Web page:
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Having cancer and undergoing cancer treatment can be tough on just about every part of your body, mind and soul. As well as managing treatment and associated side effects, ovarian cancer can also result in changes to other aspects of your life. It is important to acknowledge your needs and find the best ways to care for your whole self.
Being active helps boost your energy, decrease fatigue, relieve stress, digestion and constipation, increase your appetite, and may reduce anxiety and depression, and increase your general wellbeing.
Eating a variety of healthy foods and staying active can help improve your physical and overall wellbeing during and after your cancer treatment.
Menopause is a natural event that usually happens around the age of 50. However, surgery, chemotherapy and radiotherapy for ovarian cancer can cause ‘early menopause’ in women who have not yet reached menopause.
It can be difficult to know how to help keep your physical, mental, emotional and spiritual being healthy, both during and after your treatment. Being diagnosed with ovarian cancer is the beginning of an emotional journey with no rules, which can also intensify and cause upheaval in your spiritual life.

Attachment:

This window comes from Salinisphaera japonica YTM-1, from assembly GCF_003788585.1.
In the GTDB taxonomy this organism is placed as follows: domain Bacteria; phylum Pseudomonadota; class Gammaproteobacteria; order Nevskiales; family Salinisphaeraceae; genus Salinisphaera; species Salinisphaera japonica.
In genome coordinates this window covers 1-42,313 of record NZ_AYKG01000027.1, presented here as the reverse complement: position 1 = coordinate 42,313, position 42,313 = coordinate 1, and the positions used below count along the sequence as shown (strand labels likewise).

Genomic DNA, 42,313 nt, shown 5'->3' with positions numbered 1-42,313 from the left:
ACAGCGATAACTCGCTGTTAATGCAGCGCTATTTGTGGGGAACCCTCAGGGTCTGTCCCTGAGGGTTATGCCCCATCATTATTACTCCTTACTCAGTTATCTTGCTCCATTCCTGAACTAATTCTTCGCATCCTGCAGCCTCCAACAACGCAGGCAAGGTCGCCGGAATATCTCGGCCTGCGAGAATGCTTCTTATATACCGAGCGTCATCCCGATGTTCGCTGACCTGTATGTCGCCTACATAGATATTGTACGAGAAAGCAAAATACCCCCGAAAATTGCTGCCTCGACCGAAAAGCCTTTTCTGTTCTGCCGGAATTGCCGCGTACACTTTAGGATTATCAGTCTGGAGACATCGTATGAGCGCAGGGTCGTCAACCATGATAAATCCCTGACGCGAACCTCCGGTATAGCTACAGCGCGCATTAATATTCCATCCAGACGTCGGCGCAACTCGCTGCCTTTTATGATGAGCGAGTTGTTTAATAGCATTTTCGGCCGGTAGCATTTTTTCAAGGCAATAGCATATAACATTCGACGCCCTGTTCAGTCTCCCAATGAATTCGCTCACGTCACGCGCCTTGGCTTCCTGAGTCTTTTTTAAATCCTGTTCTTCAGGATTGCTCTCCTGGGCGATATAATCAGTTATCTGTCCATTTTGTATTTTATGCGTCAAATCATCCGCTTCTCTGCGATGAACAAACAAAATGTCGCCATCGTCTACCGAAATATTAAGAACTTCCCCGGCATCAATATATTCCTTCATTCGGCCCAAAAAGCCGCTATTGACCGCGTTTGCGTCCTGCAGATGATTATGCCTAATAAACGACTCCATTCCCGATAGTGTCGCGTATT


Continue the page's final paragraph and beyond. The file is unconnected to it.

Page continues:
Ovarian cancer and its treatment can profoundly affect the way you feel about yourself and your body, your sexual desire and your sexual relationship with others, whether or not you have a partner.
In this section we talk about life after completing treatment, worries about cancer coming back, and the idea of returning to a ‘new normal.’
Deciding to continue, or return to work or study after treatment finishes, will depend on your health, financial situation and personal priorities. Cancer treatment can also result in additional financial pressures.
It can be difficult to learn your cancer has come back, and it may also increase your anxiety about the possibility of dying. While a cure may not be possible at this stage, many women can live for an extended time with a good quality of life.
Many women who have ovarian cancer or who have a relative with ovarian cancer want to find out if the cancer may be hereditary. Find out more about the impact of an ovarian cancer diagnosis on other family members’ risk.
Back to 'I am a woman with ovarian cancer'
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